Carrot Cake

carrotcake

Today is my first-born’s 20th birthday! Sam is an exceptionally picky eater, which is a little frustrating because he wasn’t so fussy as a child. He used to eat many more vegetables than he ever would now, but he has always had an aversion to “wet” foods, as he would describe them. But one thing Sam has always loved is carrot cake. I found this healthier carrot cake recipe in a recent issue of Clean Eating magazine. After carefully reading through the ingredient list, I figured that this just might make it past Sam’s highly sensitive taste buds. He doesn’t always appreciate my attempts to make beloved recipes healthier, but I am hopeful that this one will be okay. Whether he likes it or not, I can tell already that I will love it! I will admit to licking the beaters after preparing the frosting, and it was delicious!

For the record, I substituted a gluten-free flour blend for the whole-wheat flour, because I do not have any wheat flour in the house at all. I also substituted sugar cane juice for the maple sugar, because I don’t have maple sugar either. Also, the recipe says to process the grated carrots in a food processor, but I skipped that step. Sam doesn’t seem to mind seeing the carrot in carrot cake. I don’t think those changes will make any major differences to taste or texture.

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Opposites

caprese nobake

These two items are completely opposite in nature, and that is okay with me!

First the caprese salad, which I am currently quite taken by. It is so simple and quick to make and tastes wonderful. Tomatoes, fresh mozzarella, basil, a drizzle of olive oil, fresh ground pepper and coarse sea salt. Yum!

The second photo shows the ‘best ever chocolate oatmeal no-bake bars’ which I found at mommysavingmom.com. Again, this recipe is quick and simple and delicious. I left out the nuts, raisins or dried cranberries, more for my kids’ sakes than my own, although I would never add raisins anyway. I think dried cranberries would be very good in this though. I did not have quite enough peanut butter, so I used half peanut butter and half almond butter. I have a child who detests peanut butter, so I am waiting with bated breath to see if he will like these bars. Of course, he also is not a big chocolate-lover, so it might not really matter. And these bars are quite chocolaty! I think that I might use even more oats and coconut in the future to cut down on some of that chocolate goodness.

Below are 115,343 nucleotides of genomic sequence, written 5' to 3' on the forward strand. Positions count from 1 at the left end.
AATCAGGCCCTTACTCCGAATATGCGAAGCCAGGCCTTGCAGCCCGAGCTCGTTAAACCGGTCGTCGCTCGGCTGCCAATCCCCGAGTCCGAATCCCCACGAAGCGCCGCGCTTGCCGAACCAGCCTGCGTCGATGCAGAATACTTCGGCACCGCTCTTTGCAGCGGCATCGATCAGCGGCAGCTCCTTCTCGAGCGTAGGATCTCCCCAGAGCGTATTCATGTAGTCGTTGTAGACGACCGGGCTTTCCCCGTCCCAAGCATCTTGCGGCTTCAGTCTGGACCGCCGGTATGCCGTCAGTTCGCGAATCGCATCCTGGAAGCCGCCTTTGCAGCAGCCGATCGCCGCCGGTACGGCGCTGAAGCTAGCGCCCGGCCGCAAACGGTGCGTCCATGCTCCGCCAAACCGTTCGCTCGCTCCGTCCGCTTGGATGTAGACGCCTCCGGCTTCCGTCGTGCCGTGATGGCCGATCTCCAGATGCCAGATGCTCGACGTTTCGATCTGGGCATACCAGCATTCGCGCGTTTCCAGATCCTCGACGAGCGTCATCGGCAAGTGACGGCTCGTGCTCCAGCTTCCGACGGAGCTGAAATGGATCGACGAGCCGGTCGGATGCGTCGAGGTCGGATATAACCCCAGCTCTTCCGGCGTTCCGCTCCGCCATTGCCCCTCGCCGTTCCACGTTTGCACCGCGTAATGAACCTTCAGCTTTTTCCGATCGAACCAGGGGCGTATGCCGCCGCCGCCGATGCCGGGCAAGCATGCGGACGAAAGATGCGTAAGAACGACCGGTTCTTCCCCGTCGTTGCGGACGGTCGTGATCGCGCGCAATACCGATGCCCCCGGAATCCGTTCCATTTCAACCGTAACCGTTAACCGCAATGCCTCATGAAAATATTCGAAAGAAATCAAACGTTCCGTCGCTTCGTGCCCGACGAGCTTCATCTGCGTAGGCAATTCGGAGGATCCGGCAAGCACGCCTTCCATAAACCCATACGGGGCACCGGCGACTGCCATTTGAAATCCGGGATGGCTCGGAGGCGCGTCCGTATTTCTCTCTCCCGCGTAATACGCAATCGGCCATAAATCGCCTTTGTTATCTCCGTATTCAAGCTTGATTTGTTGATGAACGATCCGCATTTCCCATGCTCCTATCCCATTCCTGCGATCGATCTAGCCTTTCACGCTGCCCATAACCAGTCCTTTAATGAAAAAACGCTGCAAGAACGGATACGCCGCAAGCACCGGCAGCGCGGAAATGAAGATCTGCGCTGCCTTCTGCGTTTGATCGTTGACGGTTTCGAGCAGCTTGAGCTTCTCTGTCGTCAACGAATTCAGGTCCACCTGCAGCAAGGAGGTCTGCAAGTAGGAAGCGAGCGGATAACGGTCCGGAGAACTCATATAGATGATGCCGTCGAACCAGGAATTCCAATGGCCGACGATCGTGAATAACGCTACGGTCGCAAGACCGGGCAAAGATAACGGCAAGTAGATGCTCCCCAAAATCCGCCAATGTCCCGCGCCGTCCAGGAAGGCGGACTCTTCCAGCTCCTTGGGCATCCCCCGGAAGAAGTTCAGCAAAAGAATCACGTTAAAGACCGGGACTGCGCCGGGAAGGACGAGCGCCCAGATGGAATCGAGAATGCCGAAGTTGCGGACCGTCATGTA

Mini Chocolate Cupcakes

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This recipe comes from a site, The Healthy Chef, that I recently discovered via Facebook. Where various options were listed, I used avocado oil, 1% milk, and raw honey. The recipe makes 12 cupcakes, but I used a mini muffin pan (baked for only 20 minutes) and almost got 24.

Once the cupcakes were cool, I sampled one. I liked it. I think my kids might like them, although one is not a big chocolate fan and one is super picky. My daughter will like them, I’m sure. Mostly.

These cupcakes are not overly sweet on their own, but I can live with that. Even with the mini size, I found eating one to be quite satisfying. If the kids don’t like them, I can always throw them in the freezer and pull one out to enjoy from time to time.

Banana Bread

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I haven’t made banana bread for a long time. My favourite recipe makes delicious banana bread, but it uses a lot of white sugar, white flour, and vegetable oil…ingredients that I rarely, if ever, use anymore. In fact, I do not even have white sugar in my house, and, while I have all sorts of flours (quinoa, brown rice, coconut, garbanzo bean, etc.), I do not have any wheat flour. But I had some very ripe bananas sitting on my kitchen counter…

So, I took my recipe, made some adaptations, and hoped that the end result would be palatable. I think it worked!

Here is the original recipe and the changes:

2 cups flour (I used a store-bought gluten-free flour mix)

1 tsp baking soda

1/2 tsp baking powder

1/2 tsp sea salt

1 cup sugar (I used 1/2 cup raw honey)

1/2 cup vegetable oil (I used 1/2 cup coconut oil, melted)

2 large eggs

3 medium ripe bananas, peeled and mashed

3 tbsp milk

3/4 tsp vanilla

1. Preheat oven to 350F. Grease a loaf pan. Sift the flour, baking soda, baking powder, and salt into a bowl and set it aside.

2. Beat the sugar and oil until light and fluffy. (It never really got fluffy using the honey and coconut oil.) Beat the eggs in one at a time. Add the bananas. Beat thoroughly.

3. Gently stir in flour mixture, stirring only enough to moisten the dry ingredients and blend them in. Gently stir in milk and vanilla. (You could add nuts or chocolate chips at this point, if desired. 3/4 cup) Pour batter into pan and bake for one hour. Cool in pan 15 minutes. Remove from pan.

Menu Planning

I did something on Sunday that I have not done for a long time. I sat down with a list of what was in my freezer and a couple of cookbooks, and I planned out dinner for the entire week.